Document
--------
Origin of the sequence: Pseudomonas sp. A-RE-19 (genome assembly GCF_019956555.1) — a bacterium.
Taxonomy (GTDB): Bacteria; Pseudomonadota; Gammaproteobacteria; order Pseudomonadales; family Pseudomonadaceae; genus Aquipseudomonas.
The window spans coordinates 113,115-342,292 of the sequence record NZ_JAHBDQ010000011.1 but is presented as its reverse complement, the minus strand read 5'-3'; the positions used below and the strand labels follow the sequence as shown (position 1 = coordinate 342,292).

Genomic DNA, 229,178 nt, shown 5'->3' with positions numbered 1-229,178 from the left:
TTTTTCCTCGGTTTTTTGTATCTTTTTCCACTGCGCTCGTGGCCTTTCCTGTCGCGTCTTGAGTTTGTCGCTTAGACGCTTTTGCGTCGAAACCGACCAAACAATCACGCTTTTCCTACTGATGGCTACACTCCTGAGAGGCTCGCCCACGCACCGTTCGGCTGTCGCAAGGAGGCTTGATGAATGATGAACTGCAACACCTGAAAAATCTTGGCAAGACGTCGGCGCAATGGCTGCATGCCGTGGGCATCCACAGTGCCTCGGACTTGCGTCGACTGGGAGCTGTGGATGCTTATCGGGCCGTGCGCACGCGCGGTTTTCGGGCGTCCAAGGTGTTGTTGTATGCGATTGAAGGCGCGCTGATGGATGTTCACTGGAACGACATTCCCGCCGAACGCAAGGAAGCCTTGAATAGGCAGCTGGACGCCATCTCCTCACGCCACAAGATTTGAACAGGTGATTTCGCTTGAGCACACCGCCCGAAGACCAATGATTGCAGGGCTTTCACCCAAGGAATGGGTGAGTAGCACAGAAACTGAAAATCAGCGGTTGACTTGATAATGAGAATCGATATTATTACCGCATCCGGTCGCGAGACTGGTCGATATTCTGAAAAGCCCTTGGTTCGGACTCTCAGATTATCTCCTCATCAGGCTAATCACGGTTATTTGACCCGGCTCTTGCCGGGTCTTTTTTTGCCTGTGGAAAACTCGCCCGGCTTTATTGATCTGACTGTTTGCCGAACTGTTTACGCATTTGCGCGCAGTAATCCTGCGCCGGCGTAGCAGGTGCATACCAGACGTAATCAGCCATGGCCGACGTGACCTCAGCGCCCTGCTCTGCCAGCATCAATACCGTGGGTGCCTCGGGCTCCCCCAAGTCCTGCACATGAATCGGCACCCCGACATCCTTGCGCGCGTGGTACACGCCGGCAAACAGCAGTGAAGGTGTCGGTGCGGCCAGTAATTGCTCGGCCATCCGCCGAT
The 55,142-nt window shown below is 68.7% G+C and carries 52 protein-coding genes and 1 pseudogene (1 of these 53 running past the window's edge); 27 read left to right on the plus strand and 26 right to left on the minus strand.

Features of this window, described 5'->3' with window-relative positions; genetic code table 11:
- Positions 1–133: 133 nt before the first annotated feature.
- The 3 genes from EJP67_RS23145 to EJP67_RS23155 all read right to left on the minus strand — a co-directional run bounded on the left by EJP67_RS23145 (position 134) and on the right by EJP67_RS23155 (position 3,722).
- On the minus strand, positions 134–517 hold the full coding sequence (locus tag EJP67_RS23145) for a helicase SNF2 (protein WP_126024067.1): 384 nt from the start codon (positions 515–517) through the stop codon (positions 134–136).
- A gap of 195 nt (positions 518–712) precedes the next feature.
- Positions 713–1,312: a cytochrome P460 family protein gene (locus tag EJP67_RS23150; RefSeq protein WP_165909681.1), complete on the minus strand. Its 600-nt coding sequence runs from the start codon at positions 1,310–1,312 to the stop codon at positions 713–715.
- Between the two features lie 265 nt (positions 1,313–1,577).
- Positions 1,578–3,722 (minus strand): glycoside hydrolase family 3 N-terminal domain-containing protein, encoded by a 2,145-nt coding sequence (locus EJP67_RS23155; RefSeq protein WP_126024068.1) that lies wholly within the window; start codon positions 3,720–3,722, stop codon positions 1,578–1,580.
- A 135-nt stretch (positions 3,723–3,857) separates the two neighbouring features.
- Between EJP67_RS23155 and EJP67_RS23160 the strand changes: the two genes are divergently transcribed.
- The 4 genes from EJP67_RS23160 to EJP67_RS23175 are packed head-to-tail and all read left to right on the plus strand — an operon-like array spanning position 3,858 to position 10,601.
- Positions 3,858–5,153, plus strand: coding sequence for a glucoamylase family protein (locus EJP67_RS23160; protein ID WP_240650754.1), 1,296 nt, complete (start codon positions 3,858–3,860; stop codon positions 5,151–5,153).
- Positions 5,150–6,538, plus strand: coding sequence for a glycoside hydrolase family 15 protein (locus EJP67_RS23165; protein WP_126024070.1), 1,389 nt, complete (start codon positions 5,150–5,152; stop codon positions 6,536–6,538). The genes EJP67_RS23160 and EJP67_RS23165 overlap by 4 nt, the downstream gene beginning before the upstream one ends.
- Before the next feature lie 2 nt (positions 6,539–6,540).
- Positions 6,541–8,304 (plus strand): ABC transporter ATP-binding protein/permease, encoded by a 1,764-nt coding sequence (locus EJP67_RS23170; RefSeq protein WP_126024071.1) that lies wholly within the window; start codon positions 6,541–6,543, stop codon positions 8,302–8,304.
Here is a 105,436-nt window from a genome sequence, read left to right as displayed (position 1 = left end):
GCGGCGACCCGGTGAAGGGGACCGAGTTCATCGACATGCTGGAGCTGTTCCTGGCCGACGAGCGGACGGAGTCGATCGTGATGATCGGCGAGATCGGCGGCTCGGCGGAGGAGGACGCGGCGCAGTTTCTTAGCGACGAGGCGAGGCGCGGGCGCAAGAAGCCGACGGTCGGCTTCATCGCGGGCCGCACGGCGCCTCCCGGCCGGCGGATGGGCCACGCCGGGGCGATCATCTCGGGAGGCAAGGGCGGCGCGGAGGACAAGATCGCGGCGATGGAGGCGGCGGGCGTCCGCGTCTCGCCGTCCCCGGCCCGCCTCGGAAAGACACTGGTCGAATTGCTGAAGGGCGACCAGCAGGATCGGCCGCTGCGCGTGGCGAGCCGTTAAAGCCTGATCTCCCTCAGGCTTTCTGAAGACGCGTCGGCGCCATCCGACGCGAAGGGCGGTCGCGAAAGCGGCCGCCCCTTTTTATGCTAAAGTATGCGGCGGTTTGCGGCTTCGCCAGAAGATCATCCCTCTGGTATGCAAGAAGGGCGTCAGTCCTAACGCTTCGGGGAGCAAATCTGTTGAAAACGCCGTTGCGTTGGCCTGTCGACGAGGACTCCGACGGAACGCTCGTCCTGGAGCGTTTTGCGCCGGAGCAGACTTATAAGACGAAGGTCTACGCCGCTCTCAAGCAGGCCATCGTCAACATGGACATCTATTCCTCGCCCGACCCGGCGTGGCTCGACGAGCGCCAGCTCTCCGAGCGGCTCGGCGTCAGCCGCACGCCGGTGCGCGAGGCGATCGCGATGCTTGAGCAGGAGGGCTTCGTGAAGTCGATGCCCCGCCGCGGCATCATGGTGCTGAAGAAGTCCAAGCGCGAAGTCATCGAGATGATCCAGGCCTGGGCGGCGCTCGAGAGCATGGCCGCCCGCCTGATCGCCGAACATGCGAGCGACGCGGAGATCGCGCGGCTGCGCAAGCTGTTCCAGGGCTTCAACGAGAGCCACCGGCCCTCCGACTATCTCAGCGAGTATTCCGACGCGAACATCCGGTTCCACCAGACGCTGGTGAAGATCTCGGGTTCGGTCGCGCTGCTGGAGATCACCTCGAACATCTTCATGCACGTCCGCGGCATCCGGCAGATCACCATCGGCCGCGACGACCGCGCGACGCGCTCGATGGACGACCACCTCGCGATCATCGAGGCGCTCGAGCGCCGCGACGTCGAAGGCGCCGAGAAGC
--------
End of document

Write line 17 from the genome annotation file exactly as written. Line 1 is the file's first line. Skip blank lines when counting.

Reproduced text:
- The 4 genes from EJP67_RS23160 to EJP67_RS23175 are packed head-to-tail and all read left to right on the plus strand — an operon-like array spanning position 3,858 to position 10,601.